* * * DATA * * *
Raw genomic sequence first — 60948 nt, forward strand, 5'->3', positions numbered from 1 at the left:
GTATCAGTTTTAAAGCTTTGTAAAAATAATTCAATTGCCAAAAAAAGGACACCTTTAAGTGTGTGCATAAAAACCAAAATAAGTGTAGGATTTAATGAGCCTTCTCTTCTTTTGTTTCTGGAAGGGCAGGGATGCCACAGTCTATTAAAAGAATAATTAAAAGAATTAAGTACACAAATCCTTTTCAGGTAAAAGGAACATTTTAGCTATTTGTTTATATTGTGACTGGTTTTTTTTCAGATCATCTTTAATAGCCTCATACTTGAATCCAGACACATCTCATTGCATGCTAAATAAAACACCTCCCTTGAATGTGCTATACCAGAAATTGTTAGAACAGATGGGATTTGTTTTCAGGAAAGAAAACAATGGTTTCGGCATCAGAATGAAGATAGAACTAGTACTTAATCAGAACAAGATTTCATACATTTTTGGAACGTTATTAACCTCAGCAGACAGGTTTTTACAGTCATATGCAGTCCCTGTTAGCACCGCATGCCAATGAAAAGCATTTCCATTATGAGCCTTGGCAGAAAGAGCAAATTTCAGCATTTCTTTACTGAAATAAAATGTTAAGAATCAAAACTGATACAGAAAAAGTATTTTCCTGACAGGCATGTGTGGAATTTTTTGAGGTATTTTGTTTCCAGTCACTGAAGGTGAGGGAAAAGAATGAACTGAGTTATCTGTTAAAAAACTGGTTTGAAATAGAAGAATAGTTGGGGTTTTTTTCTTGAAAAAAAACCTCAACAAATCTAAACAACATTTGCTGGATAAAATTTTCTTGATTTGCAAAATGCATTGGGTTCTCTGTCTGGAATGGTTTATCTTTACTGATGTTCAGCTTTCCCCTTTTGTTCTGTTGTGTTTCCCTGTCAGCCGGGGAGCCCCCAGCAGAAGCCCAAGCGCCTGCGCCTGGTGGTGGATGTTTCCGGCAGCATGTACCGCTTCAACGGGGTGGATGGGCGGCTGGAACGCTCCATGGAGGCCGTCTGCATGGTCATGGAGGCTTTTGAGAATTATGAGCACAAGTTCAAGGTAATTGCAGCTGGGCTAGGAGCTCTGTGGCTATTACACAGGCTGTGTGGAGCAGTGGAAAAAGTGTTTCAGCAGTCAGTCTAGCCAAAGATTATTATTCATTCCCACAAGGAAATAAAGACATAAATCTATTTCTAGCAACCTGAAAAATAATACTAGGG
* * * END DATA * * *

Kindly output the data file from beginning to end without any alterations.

Raw genomic sequence first — 60948 nt, forward strand, 5'->3', positions numbered from 1 at the left:
GTATCAGTTTTAAAGCTTTGTAAAAATAATTCAATTGCCAAAAAAAGGACACCTTTAAGTGTGTGCATAAAAACCAAAATAAGTGTAGGATTTAATGAGCCTTCTCTTCTTTTGTTTCTGGAAGGGCAGGGATGCCACAGTCTATTAAAAGAATAATTAAAAGAATTAAGTACACAAATCCTTTTCAGGTAAAAGGAACATTTTAGCTATTTGTTTATATTGTGACTGGTTTTTTTTCAGATCATCTTTAATAGCCTCATACTTGAATCCAGACACATCTCATTGCATGCTAAATAAAACACCTCCCTTGAATGTGCTATACCAGAAATTGTTAGAACAGATGGGATTTGTTTTCAGGAAAGAAAACAATGGTTTCGGCATCAGAATGAAGATAGAACTAGTACTTAATCAGAACAAGATTTCATACATTTTTGGAACGTTATTAACCTCAGCAGACAGGTTTTTACAGTCATATGCAGTCCCTGTTAGCACCGCATGCCAATGAAAAGCATTTCCATTATGAGCCTTGGCAGAAAGAGCAAATTTCAGCATTTCTTTACTGAAATAAAATGTTAAGAATCAAAACTGATACAGAAAAAGTATTTTCCTGACAGGCATGTGTGGAATTTTTTGAGGTATTTTGTTTCCAGTCACTGAAGGTGAGGGAAAAGAATGAACTGAGTTATCTGTTAAAAAACTGGTTTGAAATAGAAGAATAGTTGGGGTTTTTTTCTTGAAAAAAAACCTCAACAAATCTAAACAACATTTGCTGGATAAAATTTTCTTGATTTGCAAAATGCATTGGGTTCTCTGTCTGGAATGGTTTATCTTTACTGATGTTCAGCTTTCCCCTTTTGTTCTGTTGTGTTTCCCTGTCAGCCGGGGAGCCCCCAGCAGAAGCCCAAGCGCCTGCGCCTGGTGGTGGATGTTTCCGGCAGCATGTACCGCTTCAACGGGGTGGATGGGCGGCTGGAACGCTCCATGGAGGCCGTCTGCATGGTCATGGAGGCTTTTGAGAATTATGAGCACAAGTTCAAGGTAATTGCAGCTGGGCTAGGAGCTCTGTGGCTATTACACAGGCTGTGTGGAGCAGTGGAAAAAGTGTTTCAGCAGTCAGTCTAGCCAAAGATTATTATTCATTCCCACAAGGAAATAAAGACATAAATCTATTTCTAGCAACCTGAAAAATAATACTAGGG